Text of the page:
Being Elastic -- Evolving Programming for the Cloud
Upcoming SlideShare
Loading in...5
×
 

Being Elastic -- Evolving Programming for the Cloud

on

  • 1,579 views

eBay Chief Engineer Randy Shoup's keynote at QCon 2010 outlines several critical elements of the evolving cloud programming model – what developers need to do to develop successful systems in the ...

eBay Chief Engineer Randy Shoup's keynote at QCon 2010 outlines several critical elements of the evolving cloud programming model – what developers need to do to develop successful systems in the cloud. It discusses state management and statelessness, distribution- and network-awareness, workload partitioning, cost and resource metering, automation readiness, and deployment strategies

Statistics

Views

Total Views
1,579
Views on SlideShare
1,577
Embed Views
2

Actions

Likes
1
Downloads
8
Comments
0

2 Embeds 2

http://localhost:3000 1
http://www.docshut.com 1

Accessibility

Categories

Upload Details

Uploaded via as Microsoft PowerPoint

Usage Rights

© All Rights Reserved

Report content

Flagged as inappropriate Flag as inappropriate
Flag as inappropriate

Select your reason for flagging this presentation as inappropriate.

Cancel
  • Full Name Full Name Comment goes here.
    Are you sure you want to
    Your message goes here
    Processing…
Post Comment
Edit your comment

Being Elastic -- Evolving Programming for the Cloud Being Elastic -- Evolving Programming for the Cloud Presentation Transcript

  • Being ElasticEvolving Programming for the Cloud
    Randy Shoup
    eBay Chief Engineer
    QCon San Francisco
    November 4, 2010
  • Cloud is a New Ecosystem
    Resource-Rich
    Inexpensive
    Available
    Elastic
    Managed
    Remote
    Virtual
    Variable
    Ephemeral
    Metered
  • The Old and the New
    flickr.com/photos/slapbcn/2035854990/
  • Developers Must Adapt
    Benefits are huge
    Constraints are real
    Adapt to the constraints to get the benefits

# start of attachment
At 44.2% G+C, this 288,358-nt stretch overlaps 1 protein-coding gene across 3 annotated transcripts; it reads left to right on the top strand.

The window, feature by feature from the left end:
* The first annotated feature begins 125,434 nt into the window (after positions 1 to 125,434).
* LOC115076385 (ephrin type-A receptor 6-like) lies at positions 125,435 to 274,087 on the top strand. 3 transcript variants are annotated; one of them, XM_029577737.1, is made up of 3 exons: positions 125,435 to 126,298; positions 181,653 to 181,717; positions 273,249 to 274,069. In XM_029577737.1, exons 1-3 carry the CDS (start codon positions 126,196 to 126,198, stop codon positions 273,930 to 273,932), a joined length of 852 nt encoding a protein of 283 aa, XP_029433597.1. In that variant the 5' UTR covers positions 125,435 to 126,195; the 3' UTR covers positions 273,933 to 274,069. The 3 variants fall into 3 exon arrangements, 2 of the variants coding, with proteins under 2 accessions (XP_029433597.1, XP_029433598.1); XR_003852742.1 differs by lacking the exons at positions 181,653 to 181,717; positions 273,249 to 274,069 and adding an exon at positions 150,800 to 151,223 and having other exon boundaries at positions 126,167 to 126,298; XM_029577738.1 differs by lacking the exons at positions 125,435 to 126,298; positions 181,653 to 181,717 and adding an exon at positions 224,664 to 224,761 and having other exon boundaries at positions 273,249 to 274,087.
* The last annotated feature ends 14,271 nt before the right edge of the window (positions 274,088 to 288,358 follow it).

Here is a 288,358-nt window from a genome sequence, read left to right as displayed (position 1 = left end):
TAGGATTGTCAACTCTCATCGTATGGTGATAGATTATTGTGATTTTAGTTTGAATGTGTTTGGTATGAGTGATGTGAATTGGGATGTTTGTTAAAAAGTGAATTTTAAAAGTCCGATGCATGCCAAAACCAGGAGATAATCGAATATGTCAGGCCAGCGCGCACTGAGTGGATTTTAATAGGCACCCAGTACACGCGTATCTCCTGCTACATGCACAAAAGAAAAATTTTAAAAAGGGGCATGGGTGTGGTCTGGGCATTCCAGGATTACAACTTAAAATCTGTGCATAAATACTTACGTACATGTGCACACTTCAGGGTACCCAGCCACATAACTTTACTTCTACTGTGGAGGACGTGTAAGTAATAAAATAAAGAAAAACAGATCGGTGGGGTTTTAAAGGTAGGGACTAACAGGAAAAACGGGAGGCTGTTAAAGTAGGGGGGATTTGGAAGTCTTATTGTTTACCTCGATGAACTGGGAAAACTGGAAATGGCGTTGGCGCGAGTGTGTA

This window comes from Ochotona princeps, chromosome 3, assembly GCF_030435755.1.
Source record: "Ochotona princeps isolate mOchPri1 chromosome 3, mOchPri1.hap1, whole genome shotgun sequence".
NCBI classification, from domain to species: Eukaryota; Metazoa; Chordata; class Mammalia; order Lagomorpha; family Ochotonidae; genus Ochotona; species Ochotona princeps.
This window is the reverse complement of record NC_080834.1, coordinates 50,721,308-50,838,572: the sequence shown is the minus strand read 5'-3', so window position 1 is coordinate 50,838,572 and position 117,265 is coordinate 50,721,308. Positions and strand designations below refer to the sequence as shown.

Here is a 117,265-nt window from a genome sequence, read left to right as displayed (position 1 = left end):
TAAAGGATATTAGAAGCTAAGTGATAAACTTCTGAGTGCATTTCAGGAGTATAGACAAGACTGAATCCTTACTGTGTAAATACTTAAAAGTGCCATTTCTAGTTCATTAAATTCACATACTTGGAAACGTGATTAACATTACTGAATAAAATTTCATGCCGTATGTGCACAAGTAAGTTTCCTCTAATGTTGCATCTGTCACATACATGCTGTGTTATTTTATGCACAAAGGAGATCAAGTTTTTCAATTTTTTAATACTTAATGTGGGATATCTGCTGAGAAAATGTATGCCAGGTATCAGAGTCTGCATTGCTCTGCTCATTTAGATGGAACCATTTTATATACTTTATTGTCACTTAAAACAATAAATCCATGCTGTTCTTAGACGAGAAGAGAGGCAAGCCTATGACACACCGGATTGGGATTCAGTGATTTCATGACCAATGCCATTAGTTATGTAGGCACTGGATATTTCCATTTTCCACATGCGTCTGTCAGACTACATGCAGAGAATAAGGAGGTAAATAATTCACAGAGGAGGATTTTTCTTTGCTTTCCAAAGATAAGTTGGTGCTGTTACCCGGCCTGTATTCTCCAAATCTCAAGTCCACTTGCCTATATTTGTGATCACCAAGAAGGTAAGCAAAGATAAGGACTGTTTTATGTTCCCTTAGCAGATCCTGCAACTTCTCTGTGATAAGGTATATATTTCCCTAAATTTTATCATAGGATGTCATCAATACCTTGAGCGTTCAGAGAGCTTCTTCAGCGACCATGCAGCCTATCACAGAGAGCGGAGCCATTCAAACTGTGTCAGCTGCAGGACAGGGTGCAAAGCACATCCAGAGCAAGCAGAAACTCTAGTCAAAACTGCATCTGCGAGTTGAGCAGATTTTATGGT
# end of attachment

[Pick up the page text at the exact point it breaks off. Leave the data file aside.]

Most adaptations force otherwise good development practices (!)
  • Scaling for the Cloud
    To leverage scalable infrastructure, you need
    Scalable application
    Scalable development practices
    Scalable culture
    Principles and practices discussed widely (particularly at QCon!)
    Convergence of Architecture, Agile, DevOps, etc.
  • Universal Scalability Law
    Throughput limited by two factors
    Contention (α): queueing on shared resource
    Coherency (β): communication and coordination among multiple nodes
    Formulated by Neil Gunther
    Generalization of Amdahl’s Law
    Grounded in real-world physical processes
    http://www.perfdynamics.com/Manifesto/USLscalability.html
  • Programming in the Cloud
    Parallelism
    Layering
    Services
    State management
    Data model
    Failure handling
    Testing
  • Parallelism
    Think parallel!
    Simple parallel algorithm out-scales “smarter” non-parallel algorithm
    Exploiting elasticity fundamentally requires parallelism
    Request processing
    Parallelism through
    Routing requests
    Aggregating services
    Queueing work
    Async I/O and Futures are your friends
    flickr.com/photos/sharif/2423144088/
  • Parallelism
    Offline computation
    Parallelism through
    Workload partitioning
    Partitioning data and processing
    E.g., pipelines, MapReduce
    flickr.com/photos/sharif/2423144088/
    “There are 3 rules to follow when parallelizing large codes. Unfortunately, no one knows what these rules are.”
    – W. Somerset Maugham and Gary Montry
  • Layering
    Strictly layered system
    Each software layer handles a single set of responsibilities
    Cloud makes this particularly important
    Common code in frameworks
    Configuration
    Instrumentation
    Failure management
    “All problems in computer science can be solved by another level of indirection … Except for the problem of too many layers of indirection.”
    – David Wheeler
  • Services
    Decompose system functionality into services
    Simple
    Single-purpose
    Modular
    Stateless
    Multi-instance
    Compose complex application behavior from simple elements
    “Make everything as simple as possible, but not simpler.”
    – Albert Einstein
  • Services
    The service should be the fundamental unit of …